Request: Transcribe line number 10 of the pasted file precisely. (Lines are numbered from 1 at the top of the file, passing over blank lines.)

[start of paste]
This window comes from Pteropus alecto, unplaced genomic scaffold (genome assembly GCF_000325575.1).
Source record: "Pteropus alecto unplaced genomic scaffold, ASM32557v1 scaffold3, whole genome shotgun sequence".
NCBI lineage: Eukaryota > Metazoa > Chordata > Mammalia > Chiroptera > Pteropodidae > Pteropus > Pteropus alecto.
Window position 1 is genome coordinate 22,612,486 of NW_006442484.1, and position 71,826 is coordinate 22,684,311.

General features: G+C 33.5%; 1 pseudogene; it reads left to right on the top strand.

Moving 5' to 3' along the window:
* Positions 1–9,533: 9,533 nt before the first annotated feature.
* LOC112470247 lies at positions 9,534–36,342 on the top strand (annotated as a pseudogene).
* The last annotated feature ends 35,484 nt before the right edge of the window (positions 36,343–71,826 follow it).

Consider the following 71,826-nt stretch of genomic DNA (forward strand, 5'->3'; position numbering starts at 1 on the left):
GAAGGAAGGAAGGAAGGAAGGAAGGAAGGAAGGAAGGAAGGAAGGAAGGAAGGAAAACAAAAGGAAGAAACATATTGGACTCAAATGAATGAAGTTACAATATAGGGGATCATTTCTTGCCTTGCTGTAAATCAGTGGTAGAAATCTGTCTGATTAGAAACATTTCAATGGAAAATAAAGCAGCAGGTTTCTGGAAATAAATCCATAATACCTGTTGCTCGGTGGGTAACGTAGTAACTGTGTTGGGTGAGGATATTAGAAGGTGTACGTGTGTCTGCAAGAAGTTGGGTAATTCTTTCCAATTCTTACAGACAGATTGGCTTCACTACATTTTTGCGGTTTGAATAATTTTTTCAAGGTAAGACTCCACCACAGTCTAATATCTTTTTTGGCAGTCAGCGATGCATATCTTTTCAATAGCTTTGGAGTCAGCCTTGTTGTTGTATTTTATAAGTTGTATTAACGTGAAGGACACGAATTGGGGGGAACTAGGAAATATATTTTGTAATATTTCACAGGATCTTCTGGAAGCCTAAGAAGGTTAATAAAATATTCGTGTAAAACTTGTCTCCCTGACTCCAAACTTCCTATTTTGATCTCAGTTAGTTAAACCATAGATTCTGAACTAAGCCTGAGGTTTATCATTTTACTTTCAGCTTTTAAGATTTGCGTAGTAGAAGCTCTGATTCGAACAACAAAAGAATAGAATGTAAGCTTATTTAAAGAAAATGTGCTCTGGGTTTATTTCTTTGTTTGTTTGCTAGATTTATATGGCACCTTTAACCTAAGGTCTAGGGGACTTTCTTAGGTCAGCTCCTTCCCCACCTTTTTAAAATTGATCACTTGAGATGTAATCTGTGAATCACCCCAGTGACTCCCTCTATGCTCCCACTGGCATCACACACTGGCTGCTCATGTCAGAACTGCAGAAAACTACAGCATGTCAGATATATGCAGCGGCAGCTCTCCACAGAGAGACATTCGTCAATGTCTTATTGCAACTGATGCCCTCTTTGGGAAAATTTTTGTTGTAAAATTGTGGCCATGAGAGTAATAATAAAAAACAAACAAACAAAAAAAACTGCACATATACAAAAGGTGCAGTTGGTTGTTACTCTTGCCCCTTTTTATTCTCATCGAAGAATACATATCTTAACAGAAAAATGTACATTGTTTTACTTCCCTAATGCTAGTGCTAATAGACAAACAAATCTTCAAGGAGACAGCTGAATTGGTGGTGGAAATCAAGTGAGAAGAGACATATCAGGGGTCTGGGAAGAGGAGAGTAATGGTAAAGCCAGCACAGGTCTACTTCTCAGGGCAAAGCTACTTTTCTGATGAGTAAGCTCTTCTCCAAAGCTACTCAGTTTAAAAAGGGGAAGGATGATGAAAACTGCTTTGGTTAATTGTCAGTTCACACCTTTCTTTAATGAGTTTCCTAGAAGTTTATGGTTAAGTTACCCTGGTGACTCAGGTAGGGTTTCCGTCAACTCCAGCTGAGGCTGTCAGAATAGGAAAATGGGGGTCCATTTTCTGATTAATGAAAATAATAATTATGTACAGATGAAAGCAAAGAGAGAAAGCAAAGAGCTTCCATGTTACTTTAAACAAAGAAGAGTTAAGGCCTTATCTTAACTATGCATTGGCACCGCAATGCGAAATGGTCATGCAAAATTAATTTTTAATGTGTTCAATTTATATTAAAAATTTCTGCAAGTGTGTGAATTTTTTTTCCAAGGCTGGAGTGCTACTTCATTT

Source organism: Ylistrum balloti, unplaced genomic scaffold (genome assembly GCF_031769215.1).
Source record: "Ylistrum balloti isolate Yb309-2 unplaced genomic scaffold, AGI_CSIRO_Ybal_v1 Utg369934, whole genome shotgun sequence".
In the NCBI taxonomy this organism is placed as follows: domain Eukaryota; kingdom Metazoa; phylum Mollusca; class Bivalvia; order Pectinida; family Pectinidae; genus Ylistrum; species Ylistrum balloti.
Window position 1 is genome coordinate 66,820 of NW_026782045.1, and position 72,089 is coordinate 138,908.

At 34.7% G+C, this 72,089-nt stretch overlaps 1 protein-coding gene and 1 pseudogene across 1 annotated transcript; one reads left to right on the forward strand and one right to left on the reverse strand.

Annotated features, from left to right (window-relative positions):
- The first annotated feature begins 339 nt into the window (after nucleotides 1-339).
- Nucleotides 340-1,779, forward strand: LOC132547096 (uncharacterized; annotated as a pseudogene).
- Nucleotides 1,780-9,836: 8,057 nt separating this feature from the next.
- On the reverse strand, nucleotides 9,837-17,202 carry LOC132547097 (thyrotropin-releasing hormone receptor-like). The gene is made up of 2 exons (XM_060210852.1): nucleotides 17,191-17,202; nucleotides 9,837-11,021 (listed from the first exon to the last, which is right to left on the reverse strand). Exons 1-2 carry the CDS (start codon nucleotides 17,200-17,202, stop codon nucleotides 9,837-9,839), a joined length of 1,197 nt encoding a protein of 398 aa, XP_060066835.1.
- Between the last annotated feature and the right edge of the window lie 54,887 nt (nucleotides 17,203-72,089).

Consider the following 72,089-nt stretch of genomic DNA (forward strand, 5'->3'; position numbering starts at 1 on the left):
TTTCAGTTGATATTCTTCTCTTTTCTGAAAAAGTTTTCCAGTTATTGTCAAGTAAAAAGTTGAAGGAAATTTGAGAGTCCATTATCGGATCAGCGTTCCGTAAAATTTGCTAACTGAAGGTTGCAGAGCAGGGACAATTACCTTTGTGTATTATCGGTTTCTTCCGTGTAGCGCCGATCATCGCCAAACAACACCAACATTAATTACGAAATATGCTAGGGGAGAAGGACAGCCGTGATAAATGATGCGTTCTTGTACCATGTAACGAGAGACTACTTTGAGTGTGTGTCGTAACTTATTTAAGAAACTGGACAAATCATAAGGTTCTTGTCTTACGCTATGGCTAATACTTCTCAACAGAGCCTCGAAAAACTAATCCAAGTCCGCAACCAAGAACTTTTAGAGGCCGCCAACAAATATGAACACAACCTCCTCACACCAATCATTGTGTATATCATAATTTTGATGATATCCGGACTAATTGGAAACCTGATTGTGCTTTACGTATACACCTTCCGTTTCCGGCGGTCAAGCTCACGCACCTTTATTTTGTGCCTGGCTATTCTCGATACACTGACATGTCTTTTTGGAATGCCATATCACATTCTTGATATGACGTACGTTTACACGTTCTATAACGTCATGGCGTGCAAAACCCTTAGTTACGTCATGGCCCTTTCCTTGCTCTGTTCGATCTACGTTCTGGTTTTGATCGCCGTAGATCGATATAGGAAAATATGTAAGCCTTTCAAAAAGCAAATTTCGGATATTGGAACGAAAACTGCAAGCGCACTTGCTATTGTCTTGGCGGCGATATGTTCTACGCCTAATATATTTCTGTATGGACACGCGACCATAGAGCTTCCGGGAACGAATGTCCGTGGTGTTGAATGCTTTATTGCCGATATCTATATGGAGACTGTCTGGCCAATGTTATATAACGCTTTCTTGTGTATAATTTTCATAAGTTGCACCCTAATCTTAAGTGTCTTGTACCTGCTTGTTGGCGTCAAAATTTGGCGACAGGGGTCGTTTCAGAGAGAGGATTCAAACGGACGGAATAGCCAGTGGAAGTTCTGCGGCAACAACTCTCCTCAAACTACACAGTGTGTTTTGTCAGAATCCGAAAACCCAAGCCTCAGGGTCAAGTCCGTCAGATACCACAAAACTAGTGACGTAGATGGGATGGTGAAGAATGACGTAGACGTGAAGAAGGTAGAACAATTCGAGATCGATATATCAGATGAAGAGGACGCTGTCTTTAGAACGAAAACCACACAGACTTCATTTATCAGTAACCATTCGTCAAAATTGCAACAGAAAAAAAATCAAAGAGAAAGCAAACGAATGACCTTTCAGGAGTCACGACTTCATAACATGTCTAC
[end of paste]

Consider the following 71,826-nt stretch of genomic DNA (forward strand, 5'->3'; position numbering starts at 1 on the left):